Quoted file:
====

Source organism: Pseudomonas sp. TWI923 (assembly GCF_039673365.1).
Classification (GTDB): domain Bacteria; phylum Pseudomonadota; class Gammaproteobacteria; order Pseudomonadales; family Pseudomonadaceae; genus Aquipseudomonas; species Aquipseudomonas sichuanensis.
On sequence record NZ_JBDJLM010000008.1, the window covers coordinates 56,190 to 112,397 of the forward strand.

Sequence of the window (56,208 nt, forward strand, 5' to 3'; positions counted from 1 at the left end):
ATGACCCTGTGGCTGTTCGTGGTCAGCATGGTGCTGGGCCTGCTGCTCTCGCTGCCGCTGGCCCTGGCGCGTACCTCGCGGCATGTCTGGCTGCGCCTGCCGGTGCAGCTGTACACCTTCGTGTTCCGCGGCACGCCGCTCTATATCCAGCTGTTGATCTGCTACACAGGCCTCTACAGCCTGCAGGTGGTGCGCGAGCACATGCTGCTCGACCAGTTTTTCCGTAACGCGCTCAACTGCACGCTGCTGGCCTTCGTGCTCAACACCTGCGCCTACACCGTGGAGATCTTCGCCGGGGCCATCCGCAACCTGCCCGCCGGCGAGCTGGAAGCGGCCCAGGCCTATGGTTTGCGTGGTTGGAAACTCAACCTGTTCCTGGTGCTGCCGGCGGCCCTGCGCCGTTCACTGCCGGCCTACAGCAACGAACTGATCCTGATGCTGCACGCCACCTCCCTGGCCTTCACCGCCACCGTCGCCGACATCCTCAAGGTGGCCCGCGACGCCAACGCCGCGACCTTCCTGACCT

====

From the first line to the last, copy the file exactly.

Source organism: Pseudomonas sp. TWI923 (assembly GCF_039673365.1).
Classification (GTDB): domain Bacteria; phylum Pseudomonadota; class Gammaproteobacteria; order Pseudomonadales; family Pseudomonadaceae; genus Aquipseudomonas; species Aquipseudomonas sichuanensis.
On sequence record NZ_JBDJLM010000008.1, the window covers coordinates 56,190 to 112,397 of the forward strand.

Sequence of the window (56,208 nt, forward strand, 5' to 3'; positions counted from 1 at the left end):
ATGACCCTGTGGCTGTTCGTGGTCAGCATGGTGCTGGGCCTGCTGCTCTCGCTGCCGCTGGCCCTGGCGCGTACCTCGCGGCATGTCTGGCTGCGCCTGCCGGTGCAGCTGTACACCTTCGTGTTCCGCGGCACGCCGCTCTATATCCAGCTGTTGATCTGCTACACAGGCCTCTACAGCCTGCAGGTGGTGCGCGAGCACATGCTGCTCGACCAGTTTTTCCGTAACGCGCTCAACTGCACGCTGCTGGCCTTCGTGCTCAACACCTGCGCCTACACCGTGGAGATCTTCGCCGGGGCCATCCGCAACCTGCCCGCCGGCGAGCTGGAAGCGGCCCAGGCCTATGGTTTGCGTGGTTGGAAACTCAACCTGTTCCTGGTGCTGCCGGCGGCCCTGCGCCGTTCACTGCCGGCCTACAGCAACGAACTGATCCTGATGCTGCACGCCACCTCCCTGGCCTTCACCGCCACCGTCGCCGACATCCTCAAGGTGGCCCGCGACGCCAACGCCGCGACCTTCCTGACCT